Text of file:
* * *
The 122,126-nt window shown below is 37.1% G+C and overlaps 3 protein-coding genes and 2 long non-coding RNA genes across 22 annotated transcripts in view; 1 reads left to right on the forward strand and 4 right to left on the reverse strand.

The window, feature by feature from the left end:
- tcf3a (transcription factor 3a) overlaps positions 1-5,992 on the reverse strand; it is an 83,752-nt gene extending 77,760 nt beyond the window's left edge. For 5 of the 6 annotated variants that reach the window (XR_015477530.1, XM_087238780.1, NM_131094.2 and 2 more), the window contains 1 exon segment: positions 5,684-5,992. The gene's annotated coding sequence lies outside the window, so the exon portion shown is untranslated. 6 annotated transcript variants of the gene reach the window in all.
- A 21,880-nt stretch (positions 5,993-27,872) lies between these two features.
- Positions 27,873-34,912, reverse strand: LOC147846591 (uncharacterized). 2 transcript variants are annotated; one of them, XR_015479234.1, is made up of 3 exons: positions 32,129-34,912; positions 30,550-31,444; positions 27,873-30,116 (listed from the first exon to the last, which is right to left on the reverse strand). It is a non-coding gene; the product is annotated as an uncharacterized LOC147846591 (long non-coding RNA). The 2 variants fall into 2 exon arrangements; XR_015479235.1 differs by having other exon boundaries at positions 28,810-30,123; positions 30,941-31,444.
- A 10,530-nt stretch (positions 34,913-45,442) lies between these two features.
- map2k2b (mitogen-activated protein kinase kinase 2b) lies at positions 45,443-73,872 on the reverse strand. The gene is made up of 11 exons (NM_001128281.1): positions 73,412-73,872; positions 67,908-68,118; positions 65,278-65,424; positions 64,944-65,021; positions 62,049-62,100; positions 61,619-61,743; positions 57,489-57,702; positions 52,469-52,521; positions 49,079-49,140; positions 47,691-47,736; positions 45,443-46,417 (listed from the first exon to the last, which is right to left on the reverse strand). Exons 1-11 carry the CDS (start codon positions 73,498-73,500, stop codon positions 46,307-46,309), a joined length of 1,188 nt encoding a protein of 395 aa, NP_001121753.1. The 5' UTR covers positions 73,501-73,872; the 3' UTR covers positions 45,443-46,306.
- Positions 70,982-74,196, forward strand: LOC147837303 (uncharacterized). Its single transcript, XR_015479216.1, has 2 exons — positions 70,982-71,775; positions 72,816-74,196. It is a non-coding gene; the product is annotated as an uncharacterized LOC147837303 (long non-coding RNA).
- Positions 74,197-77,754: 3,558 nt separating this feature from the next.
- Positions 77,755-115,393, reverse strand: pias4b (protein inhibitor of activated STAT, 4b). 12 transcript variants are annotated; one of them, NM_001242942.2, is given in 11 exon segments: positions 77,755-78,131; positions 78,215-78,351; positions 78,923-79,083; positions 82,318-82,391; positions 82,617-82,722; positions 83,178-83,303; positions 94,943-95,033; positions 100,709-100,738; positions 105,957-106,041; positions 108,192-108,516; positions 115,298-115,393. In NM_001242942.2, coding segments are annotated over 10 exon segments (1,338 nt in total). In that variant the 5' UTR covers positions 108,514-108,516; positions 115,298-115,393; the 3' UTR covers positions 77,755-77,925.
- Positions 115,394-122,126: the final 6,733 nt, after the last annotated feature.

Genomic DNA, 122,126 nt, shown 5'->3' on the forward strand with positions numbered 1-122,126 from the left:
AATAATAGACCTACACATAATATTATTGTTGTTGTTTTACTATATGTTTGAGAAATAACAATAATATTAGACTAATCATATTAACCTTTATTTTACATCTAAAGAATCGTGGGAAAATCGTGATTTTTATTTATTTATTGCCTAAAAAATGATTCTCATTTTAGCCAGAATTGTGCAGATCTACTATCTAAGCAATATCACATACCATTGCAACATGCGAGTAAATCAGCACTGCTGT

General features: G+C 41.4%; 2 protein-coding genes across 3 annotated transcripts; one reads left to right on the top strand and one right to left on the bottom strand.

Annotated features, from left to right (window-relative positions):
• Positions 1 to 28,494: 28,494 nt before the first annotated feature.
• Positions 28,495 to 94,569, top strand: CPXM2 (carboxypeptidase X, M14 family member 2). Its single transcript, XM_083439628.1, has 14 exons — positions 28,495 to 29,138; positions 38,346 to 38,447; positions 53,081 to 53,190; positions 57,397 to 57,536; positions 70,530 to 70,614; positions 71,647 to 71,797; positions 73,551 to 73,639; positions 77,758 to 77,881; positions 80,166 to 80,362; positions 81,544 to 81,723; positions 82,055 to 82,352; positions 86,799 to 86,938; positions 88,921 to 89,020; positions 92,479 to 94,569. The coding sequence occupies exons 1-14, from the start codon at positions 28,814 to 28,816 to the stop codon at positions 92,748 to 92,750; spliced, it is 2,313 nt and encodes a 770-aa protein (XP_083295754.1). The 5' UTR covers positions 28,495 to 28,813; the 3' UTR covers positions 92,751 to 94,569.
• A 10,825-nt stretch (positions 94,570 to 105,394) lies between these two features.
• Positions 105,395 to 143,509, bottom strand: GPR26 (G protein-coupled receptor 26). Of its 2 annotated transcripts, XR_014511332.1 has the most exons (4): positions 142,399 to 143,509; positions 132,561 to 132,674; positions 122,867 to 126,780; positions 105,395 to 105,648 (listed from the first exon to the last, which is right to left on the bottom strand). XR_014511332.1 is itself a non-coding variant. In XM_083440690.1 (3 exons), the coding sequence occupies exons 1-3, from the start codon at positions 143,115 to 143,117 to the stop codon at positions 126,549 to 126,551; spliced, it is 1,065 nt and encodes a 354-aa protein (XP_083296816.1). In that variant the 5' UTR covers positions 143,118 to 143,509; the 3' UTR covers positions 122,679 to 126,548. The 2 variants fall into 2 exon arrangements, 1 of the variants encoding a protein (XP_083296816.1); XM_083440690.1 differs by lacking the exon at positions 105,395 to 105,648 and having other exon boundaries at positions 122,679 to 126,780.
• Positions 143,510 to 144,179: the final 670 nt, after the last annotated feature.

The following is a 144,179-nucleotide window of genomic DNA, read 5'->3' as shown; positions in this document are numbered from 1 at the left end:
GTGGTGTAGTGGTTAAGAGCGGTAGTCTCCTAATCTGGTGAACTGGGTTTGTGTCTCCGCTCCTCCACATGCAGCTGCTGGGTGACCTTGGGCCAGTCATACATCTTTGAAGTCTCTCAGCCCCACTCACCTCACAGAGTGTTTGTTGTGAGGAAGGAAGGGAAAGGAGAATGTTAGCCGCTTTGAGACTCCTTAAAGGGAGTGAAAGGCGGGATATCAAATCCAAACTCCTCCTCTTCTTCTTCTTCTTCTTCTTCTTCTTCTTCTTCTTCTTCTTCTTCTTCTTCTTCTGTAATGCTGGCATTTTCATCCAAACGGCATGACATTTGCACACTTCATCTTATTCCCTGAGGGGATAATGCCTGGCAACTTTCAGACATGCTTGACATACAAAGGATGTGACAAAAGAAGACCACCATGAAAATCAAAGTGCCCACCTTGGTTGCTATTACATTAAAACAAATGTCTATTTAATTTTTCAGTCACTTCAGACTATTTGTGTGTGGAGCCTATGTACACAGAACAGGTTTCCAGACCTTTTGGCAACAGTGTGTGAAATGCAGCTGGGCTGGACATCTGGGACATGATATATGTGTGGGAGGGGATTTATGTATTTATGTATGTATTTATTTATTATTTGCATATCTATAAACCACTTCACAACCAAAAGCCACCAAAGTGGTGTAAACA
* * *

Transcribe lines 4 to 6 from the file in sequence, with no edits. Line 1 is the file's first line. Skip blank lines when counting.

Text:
- A 21,880-nt stretch (positions 5,993-27,872) lies between these two features.
- Positions 27,873-34,912, reverse strand: LOC147846591 (uncharacterized). 2 transcript variants are annotated; one of them, XR_015479234.1, is made up of 3 exons: positions 32,129-34,912; positions 30,550-31,444; positions 27,873-30,116 (listed from the first exon to the last, which is right to left on the reverse strand). It is a non-coding gene; the product is annotated as an uncharacterized LOC147846591 (long non-coding RNA). The 2 variants fall into 2 exon arrangements; XR_015479235.1 differs by having other exon boundaries at positions 28,810-30,123; positions 30,941-31,444.
- A 10,530-nt stretch (positions 34,913-45,442) lies between these two features.